While Brittany Bowlen is viewed as the heir apparent, Beth Bowlen Wallace has expressed desire to become the franchise’s controlling owner. Wallace, 47, does not have the same support her younger sister does. Broncos president Joe Ellis, a member of the Pat Bowlen Trust, said earlier this year Wallace is not qualified to become the team’s controlling owner.
Pat Bowlen’s been battling Alzheimer’s for years. His wife Annabel now is as well. Pat mentioned Brittany as the only one of his seven children whom he believed could take over the Broncos as controlling owner. Naturally, Wallace disagrees with this and believes she’s met the criteria set forth by the trustees, a group that features Ellis as its most prominent member. But with Brittany revealing she is interested in this lofty position, Wallace’s hopes in rising to this role could well take a hit.
On Thursday, Beth Bowlen Wallace, one of Pat Bowlen‘s seven children, went public with her desire to become the controlling owner of the Broncos when it comes time for the Pat Bowlen Trust to sign over that role. She said, “I have completed the criteria laid out by the trustees, so I felt it was a good time to come out and express my interest and desire to be a part of the organization again.”
Bowlen, the beloved former owner of the Broncos, ceded control of the franchise to the Trust in 2014 due to his ongoing battle with Alzheimer’s disease. The Trust, which is comprised of team president Joe Ellis, team counsel Rich Sliva, and Denver attorney Mary Kelly, is currently handling day-to-day operations, and one of its primary functions is to facilitate the equal transfer of ownership to each of Bowlen’s seven children (from two different marriages) when Bowlen passes away. However, only one of those children will serve as controlling owner, and Ellis has full authority to sell the team to an outside party if such a sale is in the best interest of the children and the team. As such, Ellis is holding all the cards, and as Mark Kiszla of the Denver Post pointed out, he has the full support of the league, as the NFL granted a five-year extension to Ellis as controlling owner delegee in 2017.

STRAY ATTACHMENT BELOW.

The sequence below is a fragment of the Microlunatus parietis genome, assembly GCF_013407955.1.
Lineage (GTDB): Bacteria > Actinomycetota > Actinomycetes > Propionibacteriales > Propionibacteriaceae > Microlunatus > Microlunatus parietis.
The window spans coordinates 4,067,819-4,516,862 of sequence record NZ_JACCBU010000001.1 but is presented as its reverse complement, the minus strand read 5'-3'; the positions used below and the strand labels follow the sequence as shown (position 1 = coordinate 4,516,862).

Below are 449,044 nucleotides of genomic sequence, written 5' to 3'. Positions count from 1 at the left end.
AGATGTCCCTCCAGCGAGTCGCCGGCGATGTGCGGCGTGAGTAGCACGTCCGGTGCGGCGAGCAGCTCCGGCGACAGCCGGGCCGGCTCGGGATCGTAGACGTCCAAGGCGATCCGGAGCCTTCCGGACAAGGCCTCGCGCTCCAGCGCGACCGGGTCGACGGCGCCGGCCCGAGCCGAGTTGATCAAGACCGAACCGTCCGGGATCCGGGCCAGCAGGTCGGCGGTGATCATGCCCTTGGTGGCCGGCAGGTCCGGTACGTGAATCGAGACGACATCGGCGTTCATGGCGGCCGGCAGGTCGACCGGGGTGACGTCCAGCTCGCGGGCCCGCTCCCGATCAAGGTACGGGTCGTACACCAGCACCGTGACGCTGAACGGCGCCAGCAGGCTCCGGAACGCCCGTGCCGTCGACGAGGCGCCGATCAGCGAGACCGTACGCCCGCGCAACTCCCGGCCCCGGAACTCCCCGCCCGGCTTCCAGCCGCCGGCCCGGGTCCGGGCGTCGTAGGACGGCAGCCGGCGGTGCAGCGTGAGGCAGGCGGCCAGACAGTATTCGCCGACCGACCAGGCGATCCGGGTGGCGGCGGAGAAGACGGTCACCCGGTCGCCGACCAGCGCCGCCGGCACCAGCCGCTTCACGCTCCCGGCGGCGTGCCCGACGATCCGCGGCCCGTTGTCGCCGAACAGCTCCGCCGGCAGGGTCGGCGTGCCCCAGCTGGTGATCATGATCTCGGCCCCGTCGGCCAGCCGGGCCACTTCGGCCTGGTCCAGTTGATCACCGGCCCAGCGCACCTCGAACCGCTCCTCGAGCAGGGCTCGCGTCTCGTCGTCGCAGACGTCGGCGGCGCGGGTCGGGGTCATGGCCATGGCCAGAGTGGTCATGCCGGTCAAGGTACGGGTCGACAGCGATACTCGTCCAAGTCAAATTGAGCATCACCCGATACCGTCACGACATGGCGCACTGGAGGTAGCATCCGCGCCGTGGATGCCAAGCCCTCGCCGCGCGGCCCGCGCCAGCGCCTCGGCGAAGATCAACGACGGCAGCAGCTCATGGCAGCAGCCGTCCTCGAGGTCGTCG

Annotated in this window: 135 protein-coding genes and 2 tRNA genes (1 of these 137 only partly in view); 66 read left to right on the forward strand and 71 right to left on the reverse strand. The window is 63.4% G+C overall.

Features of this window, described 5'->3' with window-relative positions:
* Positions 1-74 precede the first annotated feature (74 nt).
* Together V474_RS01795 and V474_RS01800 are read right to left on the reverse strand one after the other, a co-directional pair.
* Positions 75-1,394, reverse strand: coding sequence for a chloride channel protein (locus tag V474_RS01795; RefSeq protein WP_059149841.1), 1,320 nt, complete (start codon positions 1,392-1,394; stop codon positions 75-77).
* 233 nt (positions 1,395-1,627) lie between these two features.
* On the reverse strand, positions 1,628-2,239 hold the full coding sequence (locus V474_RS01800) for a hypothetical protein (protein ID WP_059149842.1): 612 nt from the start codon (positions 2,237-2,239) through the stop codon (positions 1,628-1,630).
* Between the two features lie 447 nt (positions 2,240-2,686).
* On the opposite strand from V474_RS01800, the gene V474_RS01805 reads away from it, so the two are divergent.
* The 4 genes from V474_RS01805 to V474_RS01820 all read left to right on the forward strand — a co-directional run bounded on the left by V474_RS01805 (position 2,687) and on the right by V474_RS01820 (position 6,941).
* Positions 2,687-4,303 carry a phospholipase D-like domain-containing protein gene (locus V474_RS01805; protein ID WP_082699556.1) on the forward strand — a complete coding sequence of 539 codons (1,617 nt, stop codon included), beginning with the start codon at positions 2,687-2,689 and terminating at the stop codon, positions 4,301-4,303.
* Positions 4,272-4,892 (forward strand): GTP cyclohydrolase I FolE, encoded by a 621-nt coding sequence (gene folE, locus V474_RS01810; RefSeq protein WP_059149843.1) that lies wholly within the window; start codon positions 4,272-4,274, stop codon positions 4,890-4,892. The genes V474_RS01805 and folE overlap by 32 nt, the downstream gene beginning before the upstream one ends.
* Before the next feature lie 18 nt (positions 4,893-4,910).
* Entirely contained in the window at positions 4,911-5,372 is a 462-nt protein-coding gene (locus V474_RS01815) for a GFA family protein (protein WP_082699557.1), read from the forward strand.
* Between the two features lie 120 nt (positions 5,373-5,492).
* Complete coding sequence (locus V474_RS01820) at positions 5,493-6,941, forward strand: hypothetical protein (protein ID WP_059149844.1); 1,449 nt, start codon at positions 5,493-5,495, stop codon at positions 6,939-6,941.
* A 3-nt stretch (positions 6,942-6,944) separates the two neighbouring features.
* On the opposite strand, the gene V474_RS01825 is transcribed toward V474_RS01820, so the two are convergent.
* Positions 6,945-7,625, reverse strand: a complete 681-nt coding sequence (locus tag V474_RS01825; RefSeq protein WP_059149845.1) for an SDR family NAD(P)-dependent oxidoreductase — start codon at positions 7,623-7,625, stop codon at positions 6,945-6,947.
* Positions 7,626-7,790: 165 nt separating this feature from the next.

So, when Wallace made her wishes known, Ellis was quick to respond, saying, “As trustees honoring the clear wishes of Pat, we have thoroughly evaluated whether Beth is capable of succeeding her father as controlling owner. We have determined that she is not capable or qualified at this time.”
The Trust has a list of criteria to help determine who the next controlling owner will be, and back in January, we learned that only Wallace, 47, and Brittany Bowlen, 28, were the only two Bowlen children who were technically on track to meet those criteria.
Ellis, though, clearly feels that Wallace is not a viable candidate for the job, and Kiszla noted that her efforts to create a public “showdown” with the trustees felt like something of a Hail Mary, especially in light of the fact that Brittany Bowlen has been seen as the frontrunner for some time. In fact, longtime Denver Post columnist Woody Paige says that Brittany Bowlen was the only child that Pat Bowlen ever mentioned as a potential successor (Twitter link via Troy Renck of Denver7 ABC).
But Wallace is not going down without a fight. As Ryan O’Halloran of the Denver Post writes, Wallace responded to Ellis’ comments by saying, “I am disappointed and disagree with the inaccurate comments made by the trustees. While I can certainly respond to each of those statements, I don’t believe that will be productive. I want to do what is in the best interests of my family, the team and Denver fans. I care deeply for my entire family and I would never do anything to create divisiveness in the family. It remains my sincere hope that I, together with my advisers, can sit down with the trustees and their advisors to resolve this situation. The fans and league deserve this, and we have repeatedly offered to meet with the trustees to accomplish this objective. Therefore, I will not respond to their inaccurate statements at this time.”
After Wallace went public, Broncos GM John Elway addressed the situation by reaffirming his faith in, and support of, Ellis. Brittany Bowlen, meanwhile, has not offered any public comment as of yet, which is probably just as well for her.
Until just a couple of days ago, it looked as if there was little controversy surrounding how the Broncos are being run. Now, though, there is a chance this could get ugly, and as Kiszla notes, another disappointing season on the field in 2018 will only amplify the questions and concerns about fissures in the Bowlen family business.
Photo courtesy of USA Today Sports Images.
Beth Bowlen, the second-oldest child of former Broncos owner Pat Bowlen, has informed Broncos ownership that she is interested in taking over as controlling owner of the team. However, The Pat Bowlen Trust, set up following the owner’s retirement in 2014 from Alzheimer’s disease, told the younger Bowlen that she is not qualified for the position, Nicki Jhabvala writes in an in-depth piece for The Athletic.
“I have completed the criteria laid out by the trustees, so I felt it was a good time to come out and express my interest and desire to be a part of the organization again,” Bowlen told The Athletic.
Trust member and team president/CEO Joe Ellis released a more in-depth statement, which said that Beth Bowlen was not in the original leadership plans set out by Pat before his retirement.